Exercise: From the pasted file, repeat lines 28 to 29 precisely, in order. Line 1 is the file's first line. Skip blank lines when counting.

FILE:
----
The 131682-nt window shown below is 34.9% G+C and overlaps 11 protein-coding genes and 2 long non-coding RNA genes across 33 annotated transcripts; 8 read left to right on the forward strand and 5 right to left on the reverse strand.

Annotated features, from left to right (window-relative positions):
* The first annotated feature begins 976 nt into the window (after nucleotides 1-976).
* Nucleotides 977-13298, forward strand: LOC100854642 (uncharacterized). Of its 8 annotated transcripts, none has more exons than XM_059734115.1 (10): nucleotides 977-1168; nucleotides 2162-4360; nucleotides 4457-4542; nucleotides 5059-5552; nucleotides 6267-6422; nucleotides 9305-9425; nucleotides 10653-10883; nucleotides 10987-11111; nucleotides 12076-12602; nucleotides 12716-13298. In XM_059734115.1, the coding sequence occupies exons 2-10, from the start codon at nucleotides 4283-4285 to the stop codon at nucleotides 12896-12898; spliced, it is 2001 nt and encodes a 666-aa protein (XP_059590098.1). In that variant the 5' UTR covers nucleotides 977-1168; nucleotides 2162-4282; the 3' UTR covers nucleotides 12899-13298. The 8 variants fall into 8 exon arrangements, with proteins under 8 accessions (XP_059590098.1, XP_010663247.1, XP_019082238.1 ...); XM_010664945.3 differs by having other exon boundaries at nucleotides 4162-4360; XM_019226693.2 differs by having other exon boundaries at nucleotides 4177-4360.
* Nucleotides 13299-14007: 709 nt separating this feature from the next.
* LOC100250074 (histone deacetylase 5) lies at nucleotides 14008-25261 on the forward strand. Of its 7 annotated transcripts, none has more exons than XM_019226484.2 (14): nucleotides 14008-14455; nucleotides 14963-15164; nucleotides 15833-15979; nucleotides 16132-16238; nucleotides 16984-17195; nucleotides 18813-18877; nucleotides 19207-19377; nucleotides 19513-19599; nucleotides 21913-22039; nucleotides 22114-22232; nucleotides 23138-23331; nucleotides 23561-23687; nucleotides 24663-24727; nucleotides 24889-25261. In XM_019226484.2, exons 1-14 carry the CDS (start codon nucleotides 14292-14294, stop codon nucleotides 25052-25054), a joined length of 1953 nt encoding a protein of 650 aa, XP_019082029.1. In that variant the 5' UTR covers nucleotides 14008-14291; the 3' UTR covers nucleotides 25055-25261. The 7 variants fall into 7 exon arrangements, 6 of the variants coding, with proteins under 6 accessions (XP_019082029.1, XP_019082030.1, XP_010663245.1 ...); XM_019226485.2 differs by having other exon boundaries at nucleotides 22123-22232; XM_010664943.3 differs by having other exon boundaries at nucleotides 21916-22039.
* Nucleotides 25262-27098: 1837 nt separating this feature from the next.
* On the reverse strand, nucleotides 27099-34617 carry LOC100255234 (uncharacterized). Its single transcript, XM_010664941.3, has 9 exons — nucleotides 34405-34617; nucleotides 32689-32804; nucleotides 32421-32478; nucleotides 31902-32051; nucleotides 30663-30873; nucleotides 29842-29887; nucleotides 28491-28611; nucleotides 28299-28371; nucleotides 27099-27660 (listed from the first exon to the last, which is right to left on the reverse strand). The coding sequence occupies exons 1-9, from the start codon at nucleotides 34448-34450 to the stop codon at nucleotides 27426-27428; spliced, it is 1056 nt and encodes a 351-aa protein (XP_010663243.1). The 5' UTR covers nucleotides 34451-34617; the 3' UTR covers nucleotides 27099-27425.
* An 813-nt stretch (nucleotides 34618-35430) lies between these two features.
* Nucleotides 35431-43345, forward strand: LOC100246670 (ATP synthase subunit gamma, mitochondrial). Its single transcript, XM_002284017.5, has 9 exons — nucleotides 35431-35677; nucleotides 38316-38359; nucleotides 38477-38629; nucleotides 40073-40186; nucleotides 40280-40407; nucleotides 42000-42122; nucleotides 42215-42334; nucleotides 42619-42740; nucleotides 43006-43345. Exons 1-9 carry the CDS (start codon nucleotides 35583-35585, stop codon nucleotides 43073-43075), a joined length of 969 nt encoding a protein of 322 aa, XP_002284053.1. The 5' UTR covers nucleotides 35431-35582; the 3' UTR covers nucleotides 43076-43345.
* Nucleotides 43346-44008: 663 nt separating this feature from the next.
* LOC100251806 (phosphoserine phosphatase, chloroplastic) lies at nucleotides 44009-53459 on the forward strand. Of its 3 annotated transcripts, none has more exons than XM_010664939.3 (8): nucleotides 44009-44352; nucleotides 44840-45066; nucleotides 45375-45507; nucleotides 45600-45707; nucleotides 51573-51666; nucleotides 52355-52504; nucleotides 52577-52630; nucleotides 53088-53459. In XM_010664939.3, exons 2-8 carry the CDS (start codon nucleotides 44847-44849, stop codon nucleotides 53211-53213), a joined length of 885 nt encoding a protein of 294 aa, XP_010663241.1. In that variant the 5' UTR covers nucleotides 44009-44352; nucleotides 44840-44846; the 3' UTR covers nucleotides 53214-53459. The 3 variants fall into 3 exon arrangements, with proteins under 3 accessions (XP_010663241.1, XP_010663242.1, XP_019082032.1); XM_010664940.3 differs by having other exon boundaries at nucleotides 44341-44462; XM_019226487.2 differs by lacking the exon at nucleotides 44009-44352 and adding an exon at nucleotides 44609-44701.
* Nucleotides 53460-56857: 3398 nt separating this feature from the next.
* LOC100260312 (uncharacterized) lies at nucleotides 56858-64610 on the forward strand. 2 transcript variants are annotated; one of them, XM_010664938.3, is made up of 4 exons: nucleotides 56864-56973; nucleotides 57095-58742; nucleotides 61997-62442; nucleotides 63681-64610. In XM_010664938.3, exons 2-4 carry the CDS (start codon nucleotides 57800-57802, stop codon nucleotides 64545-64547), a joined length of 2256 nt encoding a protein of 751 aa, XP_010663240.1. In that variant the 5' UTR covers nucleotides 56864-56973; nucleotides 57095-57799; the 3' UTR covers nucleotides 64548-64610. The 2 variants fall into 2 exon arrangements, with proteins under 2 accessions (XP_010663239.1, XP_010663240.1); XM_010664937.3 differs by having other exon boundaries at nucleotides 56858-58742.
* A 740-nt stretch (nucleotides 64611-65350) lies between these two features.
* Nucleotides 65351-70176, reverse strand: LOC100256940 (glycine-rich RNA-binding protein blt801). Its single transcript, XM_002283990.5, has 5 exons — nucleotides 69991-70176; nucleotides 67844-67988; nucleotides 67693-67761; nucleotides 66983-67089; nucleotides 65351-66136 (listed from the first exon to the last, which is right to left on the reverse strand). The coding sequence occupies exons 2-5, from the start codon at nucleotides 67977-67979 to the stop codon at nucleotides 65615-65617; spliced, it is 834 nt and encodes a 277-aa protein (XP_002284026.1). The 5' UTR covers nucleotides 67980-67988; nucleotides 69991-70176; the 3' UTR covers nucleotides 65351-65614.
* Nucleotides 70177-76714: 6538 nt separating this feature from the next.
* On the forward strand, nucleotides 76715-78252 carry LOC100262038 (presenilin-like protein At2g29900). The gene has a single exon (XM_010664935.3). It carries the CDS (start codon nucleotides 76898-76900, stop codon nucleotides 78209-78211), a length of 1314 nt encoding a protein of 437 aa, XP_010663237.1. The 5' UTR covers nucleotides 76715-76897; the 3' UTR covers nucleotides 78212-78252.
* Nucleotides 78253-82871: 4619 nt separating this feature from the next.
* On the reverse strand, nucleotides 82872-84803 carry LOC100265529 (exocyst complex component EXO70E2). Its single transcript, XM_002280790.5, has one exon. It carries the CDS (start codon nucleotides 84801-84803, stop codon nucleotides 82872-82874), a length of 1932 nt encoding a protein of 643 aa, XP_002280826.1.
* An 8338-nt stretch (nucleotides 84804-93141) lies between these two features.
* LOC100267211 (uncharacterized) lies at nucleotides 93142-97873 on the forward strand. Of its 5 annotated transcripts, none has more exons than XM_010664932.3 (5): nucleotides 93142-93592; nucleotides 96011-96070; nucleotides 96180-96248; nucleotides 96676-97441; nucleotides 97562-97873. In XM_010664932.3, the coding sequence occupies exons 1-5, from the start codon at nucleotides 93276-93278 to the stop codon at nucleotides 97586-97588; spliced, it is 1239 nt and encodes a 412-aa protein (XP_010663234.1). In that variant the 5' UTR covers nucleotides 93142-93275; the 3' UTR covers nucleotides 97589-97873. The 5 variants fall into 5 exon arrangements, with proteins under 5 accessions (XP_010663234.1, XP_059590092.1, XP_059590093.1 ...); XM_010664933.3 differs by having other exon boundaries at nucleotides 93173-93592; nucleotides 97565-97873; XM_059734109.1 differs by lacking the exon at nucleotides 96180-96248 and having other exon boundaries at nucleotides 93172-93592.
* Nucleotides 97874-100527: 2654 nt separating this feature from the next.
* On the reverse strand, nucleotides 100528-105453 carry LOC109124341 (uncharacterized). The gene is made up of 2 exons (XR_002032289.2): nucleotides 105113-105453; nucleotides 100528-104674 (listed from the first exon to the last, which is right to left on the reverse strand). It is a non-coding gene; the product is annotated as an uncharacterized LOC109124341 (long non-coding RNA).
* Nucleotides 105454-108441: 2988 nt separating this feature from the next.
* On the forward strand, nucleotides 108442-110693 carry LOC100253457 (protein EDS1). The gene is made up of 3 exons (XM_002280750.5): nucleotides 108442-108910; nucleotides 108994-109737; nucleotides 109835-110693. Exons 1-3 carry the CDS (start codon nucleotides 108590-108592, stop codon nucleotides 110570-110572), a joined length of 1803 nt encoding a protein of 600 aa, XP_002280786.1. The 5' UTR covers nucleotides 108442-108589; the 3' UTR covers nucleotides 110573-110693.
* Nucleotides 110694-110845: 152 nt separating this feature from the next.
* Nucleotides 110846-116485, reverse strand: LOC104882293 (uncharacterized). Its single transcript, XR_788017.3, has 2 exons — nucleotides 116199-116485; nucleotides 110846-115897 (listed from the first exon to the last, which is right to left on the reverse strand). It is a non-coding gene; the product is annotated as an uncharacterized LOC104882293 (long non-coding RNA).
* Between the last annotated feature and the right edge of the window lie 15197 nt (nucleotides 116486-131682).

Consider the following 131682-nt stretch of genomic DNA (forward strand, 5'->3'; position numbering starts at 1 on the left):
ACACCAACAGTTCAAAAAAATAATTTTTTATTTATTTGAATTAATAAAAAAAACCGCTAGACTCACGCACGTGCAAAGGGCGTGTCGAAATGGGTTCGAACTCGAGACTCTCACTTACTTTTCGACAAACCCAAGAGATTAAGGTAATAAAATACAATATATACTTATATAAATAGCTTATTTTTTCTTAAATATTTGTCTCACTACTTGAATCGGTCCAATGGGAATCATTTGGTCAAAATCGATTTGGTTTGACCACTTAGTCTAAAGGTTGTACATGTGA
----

* Nucleotides 110846-116485, reverse strand: LOC104882293 (uncharacterized). Its single transcript, XR_788017.3, has 2 exons — nucleotides 116199-116485; nucleotides 110846-115897 (listed from the first exon to the last, which is right to left on the reverse strand). It is a non-coding gene; the product is annotated as an uncharacterized LOC104882293 (long non-coding RNA).
* Between the last annotated feature and the right edge of the window lie 15197 nt (nucleotides 116486-131682).